Polls begin to look up for GOP this fall
The Republican Party has had a grim August, one filled with indictments, guilty pleas, courtroom convictions, gloomy prognosticators and a potential midterm disaster. So why are some party officials smiling? Polls.House races in some states still look to be a challenge for Republicans. Texas, however, appears to be an exception even though there were several retirements the GOP candidates still look like the favorite. In the Senate race, even where some Democrats are in the lead they are under 50 percent in the polls.
The latest numbers in a handful of Senate races seem to indicate brighter prospects for Republican candidates against Democratic incumbents in the November midterm elections.
In New Jersey, the Republican nominee appears to have trimmed Sen. Robert Menendez’s lead in what seemed to be a long-shot race. In Wisconsin, where a primary just provided clarity on who will be on the ballot, the Republican appears to be rallying behind its pick in the race against Sen. Tammy Baldwin.
In Florida, where Gov. Rick Scott has held the Republican nomination for several months, he appears to have taken a slim but unmistakable lead over longtime incumbent Sen. Bill Nelson.
“I think there’s a disconnect between handicappers in D.C. who just look at the numbers and don’t see what’s happening on the ground and those of us who do see what’s happening on the ground,” Republican National Committee spokesman Rick Gorka said.
Elections analysts, though, say Republicans are still facing massive headwinds, particularly in races for governorships and seats in the House.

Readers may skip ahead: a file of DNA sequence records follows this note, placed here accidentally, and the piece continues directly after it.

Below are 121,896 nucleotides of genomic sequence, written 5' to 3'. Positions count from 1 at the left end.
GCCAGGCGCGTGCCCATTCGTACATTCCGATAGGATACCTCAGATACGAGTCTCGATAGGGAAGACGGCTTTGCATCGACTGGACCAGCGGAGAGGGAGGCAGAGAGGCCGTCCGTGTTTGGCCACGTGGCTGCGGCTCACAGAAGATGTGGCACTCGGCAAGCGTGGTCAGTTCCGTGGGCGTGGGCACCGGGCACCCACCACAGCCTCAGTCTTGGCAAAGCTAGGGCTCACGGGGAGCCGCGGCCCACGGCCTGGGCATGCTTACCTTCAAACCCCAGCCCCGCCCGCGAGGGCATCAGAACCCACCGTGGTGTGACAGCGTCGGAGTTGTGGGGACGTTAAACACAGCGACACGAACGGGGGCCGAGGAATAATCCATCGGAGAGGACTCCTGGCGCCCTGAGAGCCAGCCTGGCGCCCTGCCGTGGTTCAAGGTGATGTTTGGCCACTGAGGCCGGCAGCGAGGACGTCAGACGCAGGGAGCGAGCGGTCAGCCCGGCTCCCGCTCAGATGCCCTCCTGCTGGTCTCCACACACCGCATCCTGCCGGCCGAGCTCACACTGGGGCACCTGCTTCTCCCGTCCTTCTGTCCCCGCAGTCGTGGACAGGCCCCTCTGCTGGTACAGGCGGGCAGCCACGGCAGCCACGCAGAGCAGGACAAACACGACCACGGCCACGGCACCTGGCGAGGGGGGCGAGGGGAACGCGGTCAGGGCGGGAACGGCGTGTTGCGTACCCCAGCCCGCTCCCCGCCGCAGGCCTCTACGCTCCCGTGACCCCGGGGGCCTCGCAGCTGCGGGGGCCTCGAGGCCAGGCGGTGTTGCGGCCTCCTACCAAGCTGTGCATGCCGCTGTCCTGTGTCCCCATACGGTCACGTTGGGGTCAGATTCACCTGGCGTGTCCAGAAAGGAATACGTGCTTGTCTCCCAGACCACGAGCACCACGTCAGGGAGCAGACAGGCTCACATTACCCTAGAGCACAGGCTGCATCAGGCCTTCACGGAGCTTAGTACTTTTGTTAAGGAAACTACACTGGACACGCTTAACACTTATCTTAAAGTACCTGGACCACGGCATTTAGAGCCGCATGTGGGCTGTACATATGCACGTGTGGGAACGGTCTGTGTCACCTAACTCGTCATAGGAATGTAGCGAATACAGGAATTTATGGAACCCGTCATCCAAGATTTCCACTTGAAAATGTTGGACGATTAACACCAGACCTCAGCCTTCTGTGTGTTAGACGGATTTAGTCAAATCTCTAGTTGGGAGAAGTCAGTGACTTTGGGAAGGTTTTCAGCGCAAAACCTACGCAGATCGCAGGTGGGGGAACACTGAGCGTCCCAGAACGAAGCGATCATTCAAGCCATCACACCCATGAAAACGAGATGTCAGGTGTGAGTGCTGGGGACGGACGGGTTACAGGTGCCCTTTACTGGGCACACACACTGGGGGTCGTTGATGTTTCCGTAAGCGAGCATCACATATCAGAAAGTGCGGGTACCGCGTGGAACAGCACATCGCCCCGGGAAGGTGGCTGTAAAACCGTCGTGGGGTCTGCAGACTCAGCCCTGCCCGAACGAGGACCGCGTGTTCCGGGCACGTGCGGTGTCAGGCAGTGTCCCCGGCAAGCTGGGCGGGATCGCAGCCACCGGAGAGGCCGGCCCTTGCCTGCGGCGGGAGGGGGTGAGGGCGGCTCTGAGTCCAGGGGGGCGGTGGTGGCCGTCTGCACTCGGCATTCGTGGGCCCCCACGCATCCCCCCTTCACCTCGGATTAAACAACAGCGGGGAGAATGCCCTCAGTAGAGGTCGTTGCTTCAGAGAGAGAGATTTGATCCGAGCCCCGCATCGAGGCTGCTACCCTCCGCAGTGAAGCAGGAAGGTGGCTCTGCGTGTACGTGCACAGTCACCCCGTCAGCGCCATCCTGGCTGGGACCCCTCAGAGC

The Senate is somewhat better for Republicans, chiefly because of the playing field. Of the 33 seats up for election this year, 10 are in states Donald Trump won in 2016.
That includes Wisconsin, where Ms. Baldwin is in her first re-election campaign. She finds herself with just a 2-point edge over Republican challenger Leah Vukmir, according to a Marquette Law School poll that also gave Republican voters a fractional edge in enthusiasm.
In Florida, a new poll puts Mr. Scott up 6 points in his race to oust Mr. Nelson, who first won his seat in 2000. Although it is a broader gap than other polls, the survey continues a trend showing Mr. Scott gaining ground and then taking a lead.
New Jersey is a state Mr. Trump did not win, but Sen. Bob Menendez, a Democrat who beat a corruption case after a hung jury last year, remains saddled with a dubious image as he seeks a third term.
His lead over Republican challenger Bob Hugin has fallen from 17 points to 6, according to a Quinnipiac University poll. The unexpected margin, coupled with another new figure that showed Mr. Menendez 7 points under with voters in approval versus disapproval, prompted gleeful hand-rubbing inside the Republican Party.
Ron Faucheux, a former Louisiana politician turned Beltway analyst, called the Wisconsin numbers a welcome surprise for Republicans, although he thinks Mr. Hugin’s chances in the Garden State remain slim.